WHEN IT COMES TO LYOTARD’S POSTMODERN THESIS about the end of grand narratives, from enlightenment to historicism, everybody knows he’s talking about Marx. Politically speaking, no other grand narrative survived the 19th century.
Detlev Claussen is Professor Emeritus at Leibniz University in Germany and author of Theodor W. Adorno: One Last Genius. He defends Critical Theory’s political relevance against both academic co-optation and the charge of retreat into the academic ivory tower. His writings investigate, among other things, Lenin’s influence on Adorno’s thought. Jan Schroeder is a member of Platypus. The following interview was conducted in German on March 21, 2017. What follows is Clara Picker’s translation of the transcript of that interview.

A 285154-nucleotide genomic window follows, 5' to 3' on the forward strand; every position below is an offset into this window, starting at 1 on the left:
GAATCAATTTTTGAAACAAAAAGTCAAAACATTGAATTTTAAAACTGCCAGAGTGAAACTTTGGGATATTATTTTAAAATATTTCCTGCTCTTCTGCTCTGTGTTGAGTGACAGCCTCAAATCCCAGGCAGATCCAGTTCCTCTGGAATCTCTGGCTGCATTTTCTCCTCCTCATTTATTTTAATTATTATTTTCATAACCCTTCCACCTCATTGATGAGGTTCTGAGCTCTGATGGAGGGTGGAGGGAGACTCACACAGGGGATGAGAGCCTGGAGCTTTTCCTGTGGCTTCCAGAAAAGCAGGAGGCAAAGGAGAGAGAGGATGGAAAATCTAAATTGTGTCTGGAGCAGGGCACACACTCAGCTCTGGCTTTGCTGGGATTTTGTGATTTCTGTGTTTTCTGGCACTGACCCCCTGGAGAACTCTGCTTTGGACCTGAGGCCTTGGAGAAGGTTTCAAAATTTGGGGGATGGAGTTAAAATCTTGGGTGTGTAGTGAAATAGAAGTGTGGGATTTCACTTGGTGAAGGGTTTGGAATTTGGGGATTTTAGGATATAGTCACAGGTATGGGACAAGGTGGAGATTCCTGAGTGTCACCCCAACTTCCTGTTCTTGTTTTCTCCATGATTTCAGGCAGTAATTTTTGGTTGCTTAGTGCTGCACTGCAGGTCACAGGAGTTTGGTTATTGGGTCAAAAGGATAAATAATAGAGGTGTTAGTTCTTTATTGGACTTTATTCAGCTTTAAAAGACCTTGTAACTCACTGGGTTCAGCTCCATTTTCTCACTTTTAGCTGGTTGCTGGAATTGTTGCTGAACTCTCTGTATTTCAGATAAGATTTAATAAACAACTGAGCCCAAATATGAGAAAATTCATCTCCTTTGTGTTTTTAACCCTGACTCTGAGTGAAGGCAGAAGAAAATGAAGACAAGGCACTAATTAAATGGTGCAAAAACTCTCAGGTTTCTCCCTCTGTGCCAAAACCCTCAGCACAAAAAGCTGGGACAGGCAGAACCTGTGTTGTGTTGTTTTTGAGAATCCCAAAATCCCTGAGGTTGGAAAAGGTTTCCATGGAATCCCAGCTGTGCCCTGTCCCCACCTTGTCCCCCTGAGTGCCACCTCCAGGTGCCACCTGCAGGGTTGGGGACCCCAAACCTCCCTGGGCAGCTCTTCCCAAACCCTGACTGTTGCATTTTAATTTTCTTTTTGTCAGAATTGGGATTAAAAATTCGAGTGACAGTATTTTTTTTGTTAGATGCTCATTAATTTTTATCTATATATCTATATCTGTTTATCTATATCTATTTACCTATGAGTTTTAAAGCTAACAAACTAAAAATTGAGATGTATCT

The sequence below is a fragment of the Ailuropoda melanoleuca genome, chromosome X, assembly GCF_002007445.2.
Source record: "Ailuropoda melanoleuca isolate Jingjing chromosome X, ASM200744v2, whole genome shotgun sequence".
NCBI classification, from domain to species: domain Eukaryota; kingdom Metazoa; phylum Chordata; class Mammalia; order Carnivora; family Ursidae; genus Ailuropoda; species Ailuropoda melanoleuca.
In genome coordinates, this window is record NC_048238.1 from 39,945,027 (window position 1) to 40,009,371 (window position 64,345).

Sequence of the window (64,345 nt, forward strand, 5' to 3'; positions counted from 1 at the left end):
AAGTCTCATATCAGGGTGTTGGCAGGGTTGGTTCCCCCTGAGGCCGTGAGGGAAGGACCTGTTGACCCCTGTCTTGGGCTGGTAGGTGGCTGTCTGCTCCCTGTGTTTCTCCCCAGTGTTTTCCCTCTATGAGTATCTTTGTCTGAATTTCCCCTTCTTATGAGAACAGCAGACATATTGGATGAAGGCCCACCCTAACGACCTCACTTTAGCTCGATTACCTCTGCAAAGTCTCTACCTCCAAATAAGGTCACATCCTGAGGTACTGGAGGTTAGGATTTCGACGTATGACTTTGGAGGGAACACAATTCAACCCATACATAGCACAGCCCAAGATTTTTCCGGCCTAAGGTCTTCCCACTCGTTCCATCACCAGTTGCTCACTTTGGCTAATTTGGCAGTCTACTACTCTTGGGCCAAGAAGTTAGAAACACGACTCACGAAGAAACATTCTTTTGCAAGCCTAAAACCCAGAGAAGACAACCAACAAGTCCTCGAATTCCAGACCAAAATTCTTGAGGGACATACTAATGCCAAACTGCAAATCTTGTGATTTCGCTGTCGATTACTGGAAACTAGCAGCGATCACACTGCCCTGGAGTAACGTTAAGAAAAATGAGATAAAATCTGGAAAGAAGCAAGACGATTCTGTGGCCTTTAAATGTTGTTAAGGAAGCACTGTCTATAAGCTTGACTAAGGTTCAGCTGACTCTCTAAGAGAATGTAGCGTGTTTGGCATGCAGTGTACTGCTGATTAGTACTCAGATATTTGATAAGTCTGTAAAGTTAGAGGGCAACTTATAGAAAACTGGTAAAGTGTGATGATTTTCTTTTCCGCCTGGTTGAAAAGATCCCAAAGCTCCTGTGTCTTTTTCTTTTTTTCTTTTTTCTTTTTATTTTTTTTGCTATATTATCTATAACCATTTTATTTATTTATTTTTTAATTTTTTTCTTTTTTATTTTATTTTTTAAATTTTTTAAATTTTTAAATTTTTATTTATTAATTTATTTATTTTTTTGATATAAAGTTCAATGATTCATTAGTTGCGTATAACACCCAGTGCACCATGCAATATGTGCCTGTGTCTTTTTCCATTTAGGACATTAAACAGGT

Nikolai Bukharin opens his “Personal Confession,” written on June 2, 1937, with a list of his “general theoretical anti-Leninist views.” The first item on the list is his “lack of understanding of dialectics and substitution of Marxist dialectics with the so-called theory of equilibrium.” To explain this lack of understanding, Bukharin continues: “[I] was under the influence of A. Bogdanov, whom I wished to interpret only in a materialist way, which unavoidably led to a peculiar eclecticism - simply put, theoretical confusion - where mechanical materialism united with empty schemas and abstractions.”